$$\begin{aligned} \underline{\underline{\mathbf{M }_K}}=\underline{\underline{\mathbf{V }_K}}\,\underline{\underline{{\widetilde{\varvec{\Lambda }}}_K^{-2}}}\,\underline{\underline{\mathbf{V }_K}}^T, \qquad \underline{\underline{{\widetilde{\varvec{\Lambda }}}_K}}=\text {diag}\left( \sqrt{\frac{|\widetilde{K}|}{|{{\widehat{K}}}|}s_K},\sqrt{\frac{|{{\widetilde{K}}}|}{|\widehat{K}|}\frac{1}{s_K}}\right) . \end{aligned}$$

A vertex-based metric is obtained from (9) by projection from \({\mathbb {P}}0\) to \({\mathbb {P}}1\). In this work, the projection is applied using a Galerkin projection, which amounts to averaging the element-wise values surrounding a vertex.

3 Application to the shallow water equations

3.1 Shallow water equations

In this work we consider the nonlinear shallow water equations for velocity \(\mathbf{u }\) \([\text {m}\,\text {s}^{-1}]\) and surface elevation \(\eta\) \([\text {m}]\) in steady-state form,

$$\begin{aligned} \mathbf{u }\cdot \nabla \mathbf{u } +g\nabla \eta +\frac{C_d\Vert \mathbf{u} \Vert \mathbf{u} }{\eta +b}=\nabla \cdot (\underline{\underline{\mathbf{D }}}\nabla \mathbf{u} ),\quad \nabla \cdot ((\eta +b)\mathbf{u })=0, \end{aligned}$$

with boundary conditions as appropriate. The fluid is modelled as having viscosity tensor \(\underline{\underline{\mathbf{D }}}\) \([\text {m}^2\,\text {s}^{-1}]\), (unitless) quadratic drag \(C_d\) and bathymetry b \([\text {m}]\). We assume \(g=9.81\,\text {m}\,\text {s}^{-2}\).

Suppose the exact solution \(\mathbf{q }=(\mathbf{u },\eta )\) lives in a function space V with finite dimensional subspace \(V_h\). For all test functions \(\varvec{\xi }=(\varvec{\psi },\phi )\in V_h\), we have a Galerkin formulation of (10) given by

$$\begin{aligned}&\rho _{\text {adv}}(\mathbf{q }_h,\varvec{\xi }) +\rho _{\text {gra}}(\mathbf{q }_h,\varvec{\xi }) +\rho _{\text {vis}}(\mathbf{q }_h,\varvec{\xi }) \nonumber \\&+\rho _{\text {drg}}(\mathbf{q }_h,\varvec{\xi }) +\rho _{\text {cty}}(\mathbf{q }_h,\varvec{\xi })=0, \end{aligned}$$

where \(\mathbf{q }_h\in V_h\) is a finite element approximation to \(\mathbf{q }\). The weak form is decomposed into advection, gravity, viscosity, drag and continuity terms. Taking all test functions, (11) forms a nonlinear system of equations which is solved using a Newton iteration. A direct solver is used in this work to solve the linear system of equations that arises in the update step of Newton’s method based on the Jacobian of (11) [3, 4].

For \(V_h\), we select the mixed finite element space \(\mathbb P1_{DG}-{\mathbb {P}}2\). That is, velocity is piecewise linear and discontinuous across elemental boundaries, whilst elevation is piecewise quadratic and continuous. This element pair was shown to be suitable for shallow water modelling in [13].

Clearly, functions from the velocity space are discontinuous across internal edges. Thus, internal edge integrals whose integrand involves such functions are not well defined. This necessitates the introduction of the following restriction operators, which assign a single value on each edge. For an edge \(\gamma \in \varGamma _{\text {int}}\), arbitrarily label each side with \(+\) and −, giving rise to normal vectors \(\widehat{\mathbf{n }}^\pm\). Define the restriction operators given by the average \({\left\{ \hspace{-0.1cm}\left\{ v\right\}\hspace{-0.1cm} \right\} }|_\gamma :=\frac{1}{2}(v^++v^-)\) and jump \({\llbracket v \rrbracket }|_\gamma :=v^+-v^-\), where v can be scalar, vector or tensor valued. Note that \({\llbracket \mathbf{v }\cdot \widehat{\mathbf{n }}^+ \rrbracket }|_\gamma \equiv \mathbf{v }^+\cdot \widehat{\mathbf{n }}^++\mathbf{v }^-\cdot \widehat{\mathbf{n }}^-\) for vector functions. For edges on the domain boundary, set both the average and jump to the function value on the boundary. Denote the outer product \(\mathbf{v }_1\mathbf{v }_2^T\) of two vector functions by \(\mathbf{v }_1\otimes \mathbf{v }_2\).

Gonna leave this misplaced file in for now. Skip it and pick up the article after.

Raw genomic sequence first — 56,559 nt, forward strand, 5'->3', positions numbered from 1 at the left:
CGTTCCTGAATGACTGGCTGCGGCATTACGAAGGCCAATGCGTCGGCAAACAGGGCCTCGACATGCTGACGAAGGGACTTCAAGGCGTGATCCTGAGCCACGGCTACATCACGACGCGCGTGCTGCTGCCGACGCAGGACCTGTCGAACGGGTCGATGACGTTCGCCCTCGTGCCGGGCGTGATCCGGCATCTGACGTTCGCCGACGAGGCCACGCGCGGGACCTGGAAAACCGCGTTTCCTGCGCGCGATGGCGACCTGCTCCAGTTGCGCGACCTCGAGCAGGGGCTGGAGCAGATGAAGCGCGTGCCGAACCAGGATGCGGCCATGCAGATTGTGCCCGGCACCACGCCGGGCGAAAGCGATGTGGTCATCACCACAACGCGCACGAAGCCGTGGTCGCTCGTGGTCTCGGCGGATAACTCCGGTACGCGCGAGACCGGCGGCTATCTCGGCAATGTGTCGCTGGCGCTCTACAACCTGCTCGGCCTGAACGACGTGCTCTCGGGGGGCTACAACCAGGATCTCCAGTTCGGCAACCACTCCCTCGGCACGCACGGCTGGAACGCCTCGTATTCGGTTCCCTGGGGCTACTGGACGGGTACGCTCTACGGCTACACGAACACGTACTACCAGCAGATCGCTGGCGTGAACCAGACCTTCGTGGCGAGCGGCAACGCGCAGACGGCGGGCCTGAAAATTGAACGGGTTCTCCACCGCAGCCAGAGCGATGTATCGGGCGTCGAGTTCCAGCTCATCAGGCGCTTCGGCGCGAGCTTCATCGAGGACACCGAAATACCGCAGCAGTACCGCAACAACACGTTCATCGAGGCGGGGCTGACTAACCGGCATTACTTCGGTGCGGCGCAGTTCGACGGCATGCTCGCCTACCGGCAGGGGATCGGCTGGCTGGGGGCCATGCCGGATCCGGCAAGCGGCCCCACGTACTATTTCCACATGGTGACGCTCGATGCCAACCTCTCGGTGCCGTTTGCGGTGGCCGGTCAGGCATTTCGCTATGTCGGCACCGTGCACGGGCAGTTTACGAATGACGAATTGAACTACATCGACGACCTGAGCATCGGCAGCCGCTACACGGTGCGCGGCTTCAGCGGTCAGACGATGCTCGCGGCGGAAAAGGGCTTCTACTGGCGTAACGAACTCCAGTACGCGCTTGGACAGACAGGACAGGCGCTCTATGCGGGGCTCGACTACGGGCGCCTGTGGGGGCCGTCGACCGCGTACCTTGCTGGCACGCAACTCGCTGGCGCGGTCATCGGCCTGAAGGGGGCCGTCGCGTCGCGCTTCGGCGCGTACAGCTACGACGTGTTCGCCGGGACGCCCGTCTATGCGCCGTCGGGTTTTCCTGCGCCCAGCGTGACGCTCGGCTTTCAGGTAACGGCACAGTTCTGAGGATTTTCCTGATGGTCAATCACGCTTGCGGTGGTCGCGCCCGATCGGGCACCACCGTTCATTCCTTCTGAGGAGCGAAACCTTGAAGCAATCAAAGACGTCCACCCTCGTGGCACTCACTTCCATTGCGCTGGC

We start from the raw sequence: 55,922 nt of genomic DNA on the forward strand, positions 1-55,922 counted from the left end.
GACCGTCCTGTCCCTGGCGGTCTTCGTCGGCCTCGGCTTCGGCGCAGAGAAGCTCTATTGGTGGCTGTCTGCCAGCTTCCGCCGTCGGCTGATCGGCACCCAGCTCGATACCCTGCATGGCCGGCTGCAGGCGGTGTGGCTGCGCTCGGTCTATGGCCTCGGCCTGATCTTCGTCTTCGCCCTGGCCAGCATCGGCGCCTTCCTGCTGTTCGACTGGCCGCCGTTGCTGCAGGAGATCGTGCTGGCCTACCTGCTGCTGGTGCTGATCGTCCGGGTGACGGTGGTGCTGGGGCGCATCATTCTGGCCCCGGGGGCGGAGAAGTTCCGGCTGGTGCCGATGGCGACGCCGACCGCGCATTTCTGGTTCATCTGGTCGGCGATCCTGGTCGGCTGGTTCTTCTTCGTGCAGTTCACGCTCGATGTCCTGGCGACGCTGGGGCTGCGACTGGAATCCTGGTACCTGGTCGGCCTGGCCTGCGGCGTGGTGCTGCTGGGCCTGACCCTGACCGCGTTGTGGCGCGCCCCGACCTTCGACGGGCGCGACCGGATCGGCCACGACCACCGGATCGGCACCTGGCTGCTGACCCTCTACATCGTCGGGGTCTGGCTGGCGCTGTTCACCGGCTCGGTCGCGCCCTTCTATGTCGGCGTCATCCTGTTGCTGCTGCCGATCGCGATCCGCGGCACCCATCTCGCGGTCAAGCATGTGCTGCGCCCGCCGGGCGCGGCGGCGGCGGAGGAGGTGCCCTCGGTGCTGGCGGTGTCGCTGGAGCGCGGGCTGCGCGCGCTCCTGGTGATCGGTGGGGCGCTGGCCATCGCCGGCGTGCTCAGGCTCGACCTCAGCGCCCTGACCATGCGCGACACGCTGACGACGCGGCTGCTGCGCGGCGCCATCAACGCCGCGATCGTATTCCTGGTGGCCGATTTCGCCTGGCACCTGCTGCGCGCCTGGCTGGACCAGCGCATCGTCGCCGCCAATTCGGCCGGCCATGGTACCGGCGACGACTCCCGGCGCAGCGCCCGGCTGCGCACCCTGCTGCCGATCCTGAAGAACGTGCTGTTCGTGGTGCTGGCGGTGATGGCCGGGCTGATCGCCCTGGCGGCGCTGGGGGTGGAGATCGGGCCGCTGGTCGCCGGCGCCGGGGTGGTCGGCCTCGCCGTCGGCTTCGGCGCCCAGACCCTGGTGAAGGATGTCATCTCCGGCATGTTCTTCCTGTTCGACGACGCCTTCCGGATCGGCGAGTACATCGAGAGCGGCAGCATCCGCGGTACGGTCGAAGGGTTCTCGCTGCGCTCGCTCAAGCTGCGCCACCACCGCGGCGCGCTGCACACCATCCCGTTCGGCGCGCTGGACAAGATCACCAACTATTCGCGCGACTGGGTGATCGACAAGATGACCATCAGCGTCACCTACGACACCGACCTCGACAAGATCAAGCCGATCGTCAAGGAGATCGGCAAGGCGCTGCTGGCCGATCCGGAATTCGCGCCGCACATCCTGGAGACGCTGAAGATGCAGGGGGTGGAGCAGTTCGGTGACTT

Ignoring boundary condition implementation (for brevity), Thetis uses the discretisation,

$$\begin{aligned}&\rho _{\text {adv}}(\mathbf{q }_h,\varvec{\xi })= -\int _\varOmega (\nabla \cdot (\mathbf{u }_h\otimes \varvec{\psi }))\cdot \mathbf{u }_h\;{\text {d}} x\nonumber \\&\quad +\int _{\varGamma _{\text {int}}}\tau {\llbracket \varvec{\psi } \rrbracket }\cdot {\llbracket \mathbf{u }_h \rrbracket }\;{\text {d}} S\nonumber \\&\quad +\int _{\varGamma _{\text {int}}}{\llbracket \varvec{\psi }(\mathbf{u }_h\cdot \widehat{\mathbf{n }}^+) \rrbracket }\cdot {\left\{ \hspace{-0.1cm}\left\{ \mathbf{u }_h\right\} \hspace{-0.1cm}\right\} }\;{\text {d}} S,\nonumber \\&\rho _{\text {gra}}(\mathbf{q }_h,\varvec{\xi })= \int _\varOmega g\varvec{\psi }\cdot \nabla \eta _h\;{\text {d}} x,\nonumber \\&\rho _{\text {vis}}(\mathbf{q }_h,\varvec{\xi })=\int _\varOmega \nabla \varvec{\psi }:\underline{\underline{\mathbf{D }}}\nabla \mathbf{u }_h\;{\text {d}} x\nonumber \\&\quad +\int _{\varGamma _{\text {int}}}\sigma {\llbracket \varvec{\psi }\otimes \widehat{\mathbf{n }}^+ \rrbracket }:{\left\{ \hspace{-0.2cm}\left\{ \underline{\underline{\mathbf{D }}}\right\} \hspace{-0.2cm}\right\} }{\llbracket \mathbf{u }_h\otimes \widehat{\mathbf{n }}^+ \rrbracket }\;{\text {d}} S\nonumber \\&\quad -\int _{\varGamma _{\text {int}}}{\llbracket \varvec{\psi }\otimes \widehat{\mathbf{n }}^+ \rrbracket }:{\left\{ \hspace{-0.2cm}\left\{ \underline{\underline{\mathbf{D }}}\nabla \mathbf{u }_h\right\} \hspace{-0.2cm}\right\} }\;{\text {d}} S\nonumber \\&\quad -\int _{\varGamma _{\text {int}}}{\left\{ \hspace{-0.1cm}\left\{ \nabla \varvec{\psi }\right\} \hspace{-0.1cm}\right\} }:{\left\{ \hspace{-0.2cm}\left\{ \underline{\underline{\mathbf{D }}}\right\} \hspace{-0.2cm}\right\} }{\llbracket \mathbf{u }_h\otimes \widehat{\mathbf{n }}^+ \rrbracket }\;{\text {d}} S,\nonumber \\&\rho _{\text {drg}}(\mathbf{q }_h,\varvec{\xi })=\int _\varOmega \varvec{\psi }\cdot \frac{C_d\Vert \mathbf{u }_h\Vert \mathbf{u }_h}{\eta _h+b}\;{\text {d}} x,\nonumber \\&\rho _{\text {cty}}(\mathbf{q }_h,\varvec{\xi })=-\int _\varOmega \nabla \phi \cdot ((\eta _h+b)\mathbf{u }_h)\;{\text {d}} x, \end{aligned}$$